-p. 61, Marlowe blushes after Vivian leaves
-p. 190, interaction with Eddie Mars’ wife

7.    Do you count The Big Sleep as a classic of American literature? Why or why not?

8.    What makes a character classic?

9.    What are the charms of Marlowe?

10.    Do you think Phillip Marlowe has an equal in crime fiction?

11.    Did you see Marlowe as Humphrey Bogart?

12.    Who could play Marlowe in this day and age?

13.    What did you think of Carmen?

14.    Is Carmen not very smart or does she have health issues that can account for her behavior?

15.    Rusty Regan, the missing, bootlegging husband, always carried 15 grand on his person. What does that say about him?

16.    Why do you think Chandler never lets us see Rusty Regan, alive or dead?

17.    What does it say about Phillip Marlowe that he carries a gun and a bottle of rye in his glove compartment?

18.    When you read the book, did you see it in black and white in your mind? Color?

19.    Why would Vivian “loath masterful men?” (p. 20)

20.    Did Carmen getting the drop on Marlowe  surprise you? (p. 210)

21.    Eddie Mars’ wife says she still loves her husband, even knowing what a criminal he is. (p. 196) Were you bothered by her stance? Why?

22.    If you could go back to 1939, would you want Marlowe’s job? What job would you want?

23.    What does it say about Marlowe that he is a private investigator instead of a police officer?

24.    Did the slang ever bother you?

25.    Is everybody (men and women) a smooth talker in The Big Sleep?

26.    Any favorite quotes from the book?

27.    On page 48, the doctor can’t easily tell Owen Taylor’s time of death. How would this bit of information help establish the novel’s era?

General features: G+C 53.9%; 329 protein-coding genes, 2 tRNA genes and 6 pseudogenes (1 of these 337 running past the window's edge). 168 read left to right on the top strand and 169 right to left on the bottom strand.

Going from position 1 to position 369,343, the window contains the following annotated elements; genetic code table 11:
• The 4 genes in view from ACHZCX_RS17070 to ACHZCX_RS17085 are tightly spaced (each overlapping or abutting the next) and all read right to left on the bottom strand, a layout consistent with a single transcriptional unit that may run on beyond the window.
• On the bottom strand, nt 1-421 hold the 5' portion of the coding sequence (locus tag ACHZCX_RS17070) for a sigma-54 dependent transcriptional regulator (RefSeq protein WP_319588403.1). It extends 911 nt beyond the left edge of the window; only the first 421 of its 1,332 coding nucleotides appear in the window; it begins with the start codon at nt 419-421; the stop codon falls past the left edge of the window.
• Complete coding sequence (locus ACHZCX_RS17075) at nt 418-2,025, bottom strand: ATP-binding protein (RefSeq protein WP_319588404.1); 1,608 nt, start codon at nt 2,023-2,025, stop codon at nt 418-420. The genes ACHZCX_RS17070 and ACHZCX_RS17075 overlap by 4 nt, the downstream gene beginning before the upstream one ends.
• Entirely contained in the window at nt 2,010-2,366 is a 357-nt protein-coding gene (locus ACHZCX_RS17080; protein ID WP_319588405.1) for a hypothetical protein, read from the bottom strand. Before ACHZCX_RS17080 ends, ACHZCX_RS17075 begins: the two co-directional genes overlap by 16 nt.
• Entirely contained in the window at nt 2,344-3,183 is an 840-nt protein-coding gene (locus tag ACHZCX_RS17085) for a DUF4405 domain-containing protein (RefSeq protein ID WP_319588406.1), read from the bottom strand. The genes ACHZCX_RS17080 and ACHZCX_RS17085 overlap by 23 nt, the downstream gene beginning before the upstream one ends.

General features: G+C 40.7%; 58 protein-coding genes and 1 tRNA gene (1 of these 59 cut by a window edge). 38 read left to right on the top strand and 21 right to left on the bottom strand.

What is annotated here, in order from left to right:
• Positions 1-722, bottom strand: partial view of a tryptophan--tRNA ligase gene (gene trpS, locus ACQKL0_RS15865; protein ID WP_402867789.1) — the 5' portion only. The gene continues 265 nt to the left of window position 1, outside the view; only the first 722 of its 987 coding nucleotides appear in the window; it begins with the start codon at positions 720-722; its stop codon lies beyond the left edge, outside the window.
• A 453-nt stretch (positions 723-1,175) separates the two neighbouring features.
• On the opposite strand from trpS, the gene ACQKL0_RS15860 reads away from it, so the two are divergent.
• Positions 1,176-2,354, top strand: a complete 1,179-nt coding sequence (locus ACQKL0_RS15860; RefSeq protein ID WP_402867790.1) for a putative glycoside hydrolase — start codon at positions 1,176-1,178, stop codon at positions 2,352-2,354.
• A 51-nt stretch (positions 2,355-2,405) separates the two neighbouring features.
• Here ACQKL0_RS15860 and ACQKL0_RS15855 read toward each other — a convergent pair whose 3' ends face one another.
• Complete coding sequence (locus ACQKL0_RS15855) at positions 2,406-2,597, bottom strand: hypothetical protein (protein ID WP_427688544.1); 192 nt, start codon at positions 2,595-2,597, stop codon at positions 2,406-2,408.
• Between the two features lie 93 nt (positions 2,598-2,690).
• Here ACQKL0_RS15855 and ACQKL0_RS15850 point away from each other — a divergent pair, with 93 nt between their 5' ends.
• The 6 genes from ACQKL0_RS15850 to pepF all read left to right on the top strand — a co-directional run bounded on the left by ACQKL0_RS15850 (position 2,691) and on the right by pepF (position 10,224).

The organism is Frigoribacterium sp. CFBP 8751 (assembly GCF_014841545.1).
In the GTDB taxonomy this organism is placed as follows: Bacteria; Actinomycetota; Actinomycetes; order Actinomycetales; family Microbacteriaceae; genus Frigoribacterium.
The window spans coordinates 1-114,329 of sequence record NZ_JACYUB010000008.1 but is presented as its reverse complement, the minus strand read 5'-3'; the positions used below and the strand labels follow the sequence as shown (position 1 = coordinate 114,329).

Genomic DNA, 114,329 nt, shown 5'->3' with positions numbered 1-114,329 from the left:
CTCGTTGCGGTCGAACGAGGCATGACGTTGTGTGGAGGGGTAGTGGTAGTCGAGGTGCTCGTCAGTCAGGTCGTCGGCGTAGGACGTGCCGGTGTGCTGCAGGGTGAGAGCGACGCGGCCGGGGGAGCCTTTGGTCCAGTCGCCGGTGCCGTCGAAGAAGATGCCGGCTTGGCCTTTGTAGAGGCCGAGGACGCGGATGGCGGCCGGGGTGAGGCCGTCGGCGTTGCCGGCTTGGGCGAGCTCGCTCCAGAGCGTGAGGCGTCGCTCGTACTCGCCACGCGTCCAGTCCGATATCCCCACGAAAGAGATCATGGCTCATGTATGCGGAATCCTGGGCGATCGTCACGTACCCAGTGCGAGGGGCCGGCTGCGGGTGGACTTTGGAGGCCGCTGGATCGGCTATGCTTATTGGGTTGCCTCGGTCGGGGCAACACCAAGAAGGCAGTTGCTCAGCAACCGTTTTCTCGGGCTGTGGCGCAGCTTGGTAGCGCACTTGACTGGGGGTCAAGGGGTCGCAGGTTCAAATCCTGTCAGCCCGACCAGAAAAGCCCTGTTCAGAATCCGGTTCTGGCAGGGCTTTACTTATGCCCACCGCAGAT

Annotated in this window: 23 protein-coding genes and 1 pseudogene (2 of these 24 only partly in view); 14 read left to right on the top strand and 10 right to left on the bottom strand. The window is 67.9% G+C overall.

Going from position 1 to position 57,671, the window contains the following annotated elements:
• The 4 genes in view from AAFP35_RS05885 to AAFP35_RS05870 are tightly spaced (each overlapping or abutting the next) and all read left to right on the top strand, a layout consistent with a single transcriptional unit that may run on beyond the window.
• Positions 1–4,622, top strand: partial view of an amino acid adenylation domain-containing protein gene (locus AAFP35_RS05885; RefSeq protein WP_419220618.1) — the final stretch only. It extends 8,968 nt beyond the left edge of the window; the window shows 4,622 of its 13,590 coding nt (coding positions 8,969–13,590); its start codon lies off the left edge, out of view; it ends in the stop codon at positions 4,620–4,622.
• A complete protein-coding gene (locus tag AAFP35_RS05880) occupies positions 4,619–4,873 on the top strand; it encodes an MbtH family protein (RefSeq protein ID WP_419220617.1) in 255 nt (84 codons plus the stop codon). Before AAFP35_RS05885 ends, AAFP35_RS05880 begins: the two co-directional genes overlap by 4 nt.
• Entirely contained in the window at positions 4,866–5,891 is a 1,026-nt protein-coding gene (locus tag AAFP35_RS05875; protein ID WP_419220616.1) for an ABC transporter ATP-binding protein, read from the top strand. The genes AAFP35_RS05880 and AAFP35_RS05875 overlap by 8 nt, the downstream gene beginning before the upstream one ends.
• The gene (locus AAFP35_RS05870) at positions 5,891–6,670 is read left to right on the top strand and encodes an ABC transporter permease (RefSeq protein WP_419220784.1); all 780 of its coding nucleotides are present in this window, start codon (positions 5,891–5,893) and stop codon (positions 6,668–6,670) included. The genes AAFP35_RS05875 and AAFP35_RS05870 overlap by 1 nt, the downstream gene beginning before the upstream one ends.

28.    There ended up being a good number of characters and quite a few of them dead. Did you ever have trouble following along?

29.    One of Chandler’s most famous quotes is, “When in doubt, have a man come through the door with a gun in his hand.” (The quote originates from “The Simple Art of Murder,” found as an introduction essay to his novel of the same name.) Did you see examples of that in The Big Sleep? Is this a good writing practice?

30.    Think of characters and their status levels. Is there any social critique within The Big Sleep?

31.    Do women have power in this story? If so, what kind?

32.    How does Marlowe see women?

33.    Does Marlowe have a code of honor?

34.    Some of Raymond Chandler’s biggest literary influences were Charles Dickens, Ernest Hemingway and Henry James. Do you see any connections in his work to these authors?

-Ex: Dickens wrote convoluted plots, Hemingway wrote in short, to the point sentences, and James wrote in very dark tones

35.    What influence do you think Chandler has had on crime novels?

Other Resources:

Raymond Chandler’s website
Extra discussion questions on Spark Notes
Wikipedia page on pulp fiction
Ian Fleming interviews Raymond Chandler
Raymond Chandler’s 1945 essay for The Atlantic about writing in Hollywood
Original 1939 New York Times book review of The Big Sleep
Extra books on Chandler: Raymond Chandler: A Biography  and The Raymond Chandler Papers

If you liked The Big Sleep, try…

L.A. Confidential by James Ellroy
The Thin Man by Dashiell Hammett
I, the Jury by Mickey Spillane

L.A. Confidential book cover     the Thin Man book coverI the Jury book cover

Cathleen’s Pick: One Amazing Thing by Chitra Banerjee Divakaruni

One Amazing Thing book coverCathleen of Fiction/AV/Teen Services recommends One Amazing Thing by Chitra Banerjee Divakaruni:

No one noticed the first rumble.  Lost in thought while waiting in line for visas, a diverse group of nine individuals had no idea their fates were entwined.  When the earthquake hits, they find themselves trapped in the basement of the foreign consulate with no escape, little food, dwindling oxygen, and water beginning to seep in through the floor.  It isn’t long before tensions lead them to turn on each other, until one suggests they distract themselves by each sharing an important story — one amazing thing — from his or her own life.  The tales are heartbreaking, inspiring, and vulnerable, and they illustrate the transcendent power of story as well as the quiet miracles that have the power to transform our lives.